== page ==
We were bringing Eng 619N. through P-2 to put eng. into team track for fuel + so we can get truck for our work. Eng 619 stopped on thru track swt. Due to talk on radio by others. I said 619 to move 1 more carlength back to clear swt. and rst. Swt. to normal and locked. I went to xing and gave 619 back 10 cars. I was on Xing, manually protecting it, in addition to telling 619 that lights and bell were on. I gave 6 cars, 3 cars, 2, 1 and stop. I said stop again and waved arms. I heard no reply. I radioed Frmn Carrasco and yelled at him to move out of way. John [Carrasco] was at N. switch. John waiting there us to clear into team track. 619 stopped near John’s regulator. I ran down to John + 619. Ran thru switch + hit regulator or vise/versa. Terry [the grievor] hurt R. hand while trying to get H brake on quickly.
The evidence reveals that when the grievor took charge of engine 619, he failed to perform the required brake test before moving. During his investigative hearing he readily acknowledged this, adding he understood the engine was only going to be moved “enough to allow us to get at our train”. The grievor also acknowledged at his investigative hearing, that he was fully aware that Foreman Carasco’s ballast regulator was located on the track ahead, the movement to be made, and the route to be taken. He was in constant radio communication with Conductor Barone during the 619 move. Question and answer #26 from the investigative hearing states:
Q: According to the (form) 67, you were given 6 cars, then 3, 2, 1, then stop. Did you respond, as required by the rule, to these radio instructions?
A: I’m not sure if I responded to these instructions because I was watching outside in the direction of the movement. I was trying to pay attention to the ballast regulator on the track north of me more than the radio instructions. I wanted to make sure that I was going to get stopped.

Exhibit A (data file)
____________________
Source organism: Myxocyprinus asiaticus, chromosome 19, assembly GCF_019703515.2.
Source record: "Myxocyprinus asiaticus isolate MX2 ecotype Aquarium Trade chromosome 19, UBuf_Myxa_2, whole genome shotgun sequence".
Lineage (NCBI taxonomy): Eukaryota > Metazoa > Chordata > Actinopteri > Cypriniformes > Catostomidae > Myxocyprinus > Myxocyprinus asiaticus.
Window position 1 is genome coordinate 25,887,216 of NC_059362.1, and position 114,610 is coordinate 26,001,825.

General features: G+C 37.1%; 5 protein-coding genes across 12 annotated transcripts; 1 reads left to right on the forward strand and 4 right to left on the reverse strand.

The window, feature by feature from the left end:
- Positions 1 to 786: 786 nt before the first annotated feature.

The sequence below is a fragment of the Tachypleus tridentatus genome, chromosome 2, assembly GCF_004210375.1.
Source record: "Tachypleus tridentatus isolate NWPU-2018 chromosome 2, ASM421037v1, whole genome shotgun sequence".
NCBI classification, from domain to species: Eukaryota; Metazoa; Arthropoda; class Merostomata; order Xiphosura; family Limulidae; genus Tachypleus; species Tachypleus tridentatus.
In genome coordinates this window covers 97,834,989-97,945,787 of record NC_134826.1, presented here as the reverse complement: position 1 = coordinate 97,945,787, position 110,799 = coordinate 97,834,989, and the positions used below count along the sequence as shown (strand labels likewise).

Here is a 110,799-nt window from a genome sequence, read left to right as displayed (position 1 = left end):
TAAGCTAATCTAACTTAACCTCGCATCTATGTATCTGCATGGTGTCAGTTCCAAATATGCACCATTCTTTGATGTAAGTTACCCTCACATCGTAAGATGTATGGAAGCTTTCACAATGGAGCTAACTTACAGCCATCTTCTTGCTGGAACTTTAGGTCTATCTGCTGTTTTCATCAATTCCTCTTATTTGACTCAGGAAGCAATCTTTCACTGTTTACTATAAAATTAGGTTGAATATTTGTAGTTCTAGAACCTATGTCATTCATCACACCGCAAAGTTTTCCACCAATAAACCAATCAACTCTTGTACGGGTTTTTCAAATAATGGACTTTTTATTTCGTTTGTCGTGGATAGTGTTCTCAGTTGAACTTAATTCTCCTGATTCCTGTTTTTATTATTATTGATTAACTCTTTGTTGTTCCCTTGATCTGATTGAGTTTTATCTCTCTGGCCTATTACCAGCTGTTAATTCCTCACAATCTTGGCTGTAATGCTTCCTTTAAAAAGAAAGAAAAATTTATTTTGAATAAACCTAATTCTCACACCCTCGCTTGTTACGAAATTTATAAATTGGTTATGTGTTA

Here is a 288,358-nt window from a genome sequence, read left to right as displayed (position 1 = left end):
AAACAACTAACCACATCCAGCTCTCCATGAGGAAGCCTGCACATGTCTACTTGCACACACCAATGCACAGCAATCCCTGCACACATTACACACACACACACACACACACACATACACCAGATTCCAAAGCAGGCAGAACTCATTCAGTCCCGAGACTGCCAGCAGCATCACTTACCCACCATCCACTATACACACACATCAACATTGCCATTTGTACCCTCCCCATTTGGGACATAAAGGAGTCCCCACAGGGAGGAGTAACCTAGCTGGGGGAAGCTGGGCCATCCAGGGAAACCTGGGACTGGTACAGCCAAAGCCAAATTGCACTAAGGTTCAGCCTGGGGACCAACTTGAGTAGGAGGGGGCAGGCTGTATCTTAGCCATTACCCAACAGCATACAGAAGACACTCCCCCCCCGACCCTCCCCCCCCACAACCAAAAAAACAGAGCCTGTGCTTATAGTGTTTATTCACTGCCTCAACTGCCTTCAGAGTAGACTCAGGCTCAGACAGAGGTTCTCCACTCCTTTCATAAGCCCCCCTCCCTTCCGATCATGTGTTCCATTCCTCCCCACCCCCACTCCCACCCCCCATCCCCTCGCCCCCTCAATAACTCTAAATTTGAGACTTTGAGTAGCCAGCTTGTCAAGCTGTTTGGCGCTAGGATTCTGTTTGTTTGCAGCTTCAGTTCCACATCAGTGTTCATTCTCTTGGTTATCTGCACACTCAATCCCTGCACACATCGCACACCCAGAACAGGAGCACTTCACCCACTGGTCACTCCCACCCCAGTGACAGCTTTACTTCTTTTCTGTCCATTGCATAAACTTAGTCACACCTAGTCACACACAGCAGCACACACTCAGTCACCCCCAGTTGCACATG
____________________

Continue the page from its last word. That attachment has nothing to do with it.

The evidence reveals that at the relevant time the weather was extremely cold, about -30c, a north wind was blowing, and about three inches of snow covered the rail. Further, the ballast regulator which was struck, cost about $40,000 to repair.
As noted in the Joint Statement of Issue, cited at the outset of this Award, the Company asserts the three day suspension issued to the grievor was warranted “for failing to operate his engine in a manner that would permit stopping clear of the ballast regulator”. The Union, on the other hand, essentially takes the position that the penalty issued to the grievor is excessive in all of the circumstances. Counsel asserts Foreman Carasco was primarily to blame as he did not set up a red flag or red light to protect his track unit, as required by CROR 40.1:
…Mr. Gifford was not required to be able to stop short of a track unit, but he was required to stop short of equipment and/or the red flag or red light prescribed by Rule 40.1. Foreman Carasco failed to place a red flat to protect his track unit, as required by the Rules.